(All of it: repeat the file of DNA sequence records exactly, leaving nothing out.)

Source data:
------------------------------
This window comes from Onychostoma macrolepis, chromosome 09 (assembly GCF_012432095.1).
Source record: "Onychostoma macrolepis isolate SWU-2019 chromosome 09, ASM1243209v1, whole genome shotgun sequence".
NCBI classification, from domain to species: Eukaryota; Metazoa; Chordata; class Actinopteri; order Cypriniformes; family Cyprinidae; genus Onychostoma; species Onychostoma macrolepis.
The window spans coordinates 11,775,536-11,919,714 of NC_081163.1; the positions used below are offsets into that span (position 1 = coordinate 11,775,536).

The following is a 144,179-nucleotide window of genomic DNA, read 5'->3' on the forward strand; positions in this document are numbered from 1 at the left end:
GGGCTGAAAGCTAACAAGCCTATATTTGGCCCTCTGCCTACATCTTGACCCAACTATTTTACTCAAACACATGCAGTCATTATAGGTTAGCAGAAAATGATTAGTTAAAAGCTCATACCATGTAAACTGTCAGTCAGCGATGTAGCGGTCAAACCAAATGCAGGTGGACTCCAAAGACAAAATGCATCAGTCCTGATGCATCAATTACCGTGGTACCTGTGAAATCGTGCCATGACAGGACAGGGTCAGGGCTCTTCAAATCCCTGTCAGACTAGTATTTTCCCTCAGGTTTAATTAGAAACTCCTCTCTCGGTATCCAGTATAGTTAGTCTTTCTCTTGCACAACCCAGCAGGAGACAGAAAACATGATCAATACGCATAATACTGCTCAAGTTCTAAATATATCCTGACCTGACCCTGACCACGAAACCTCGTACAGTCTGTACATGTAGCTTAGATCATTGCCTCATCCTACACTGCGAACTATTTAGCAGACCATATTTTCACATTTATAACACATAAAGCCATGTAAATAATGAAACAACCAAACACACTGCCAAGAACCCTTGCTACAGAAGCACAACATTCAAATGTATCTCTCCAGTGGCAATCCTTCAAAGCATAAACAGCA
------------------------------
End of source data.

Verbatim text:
This window comes from Onychostoma macrolepis, chromosome 09 (assembly GCF_012432095.1).
Source record: "Onychostoma macrolepis isolate SWU-2019 chromosome 09, ASM1243209v1, whole genome shotgun sequence".
NCBI classification, from domain to species: Eukaryota; Metazoa; Chordata; class Actinopteri; order Cypriniformes; family Cyprinidae; genus Onychostoma; species Onychostoma macrolepis.
The window spans coordinates 11,775,536-11,919,714 of NC_081163.1; the positions used below are offsets into that span (position 1 = coordinate 11,775,536).

The following is a 144,179-nucleotide window of genomic DNA, read 5'->3' on the forward strand; positions in this document are numbered from 1 at the left end:
GGGCTGAAAGCTAACAAGCCTATATTTGGCCCTCTGCCTACATCTTGACCCAACTATTTTACTCAAACACATGCAGTCATTATAGGTTAGCAGAAAATGATTAGTTAAAAGCTCATACCATGTAAACTGTCAGTCAGCGATGTAGCGGTCAAACCAAATGCAGGTGGACTCCAAAGACAAAATGCATCAGTCCTGATGCATCAATTACCGTGGTACCTGTGAAATCGTGCCATGACAGGACAGGGTCAGGGCTCTTCAAATCCCTGTCAGACTAGTATTTTCCCTCAGGTTTAATTAGAAACTCCTCTCTCGGTATCCAGTATAGTTAGTCTTTCTCTTGCACAACCCAGCAGGAGACAGAAAACATGATCAATACGCATAATACTGCTCAAGTTCTAAATATATCCTGACCTGACCCTGACCACGAAACCTCGTACAGTCTGTACATGTAGCTTAGATCATTGCCTCATCCTACACTGCGAACTATTTAGCAGACCATATTTTCACATTTATAACACATAAAGCCATGTAAATAATGAAACAACCAAACACACTGCCAAGAACCCTTGCTACAGAAGCACAACATTCAAATGTATCTCTCCAGTGGCAATCCTTCAAAGCATAAACAGCA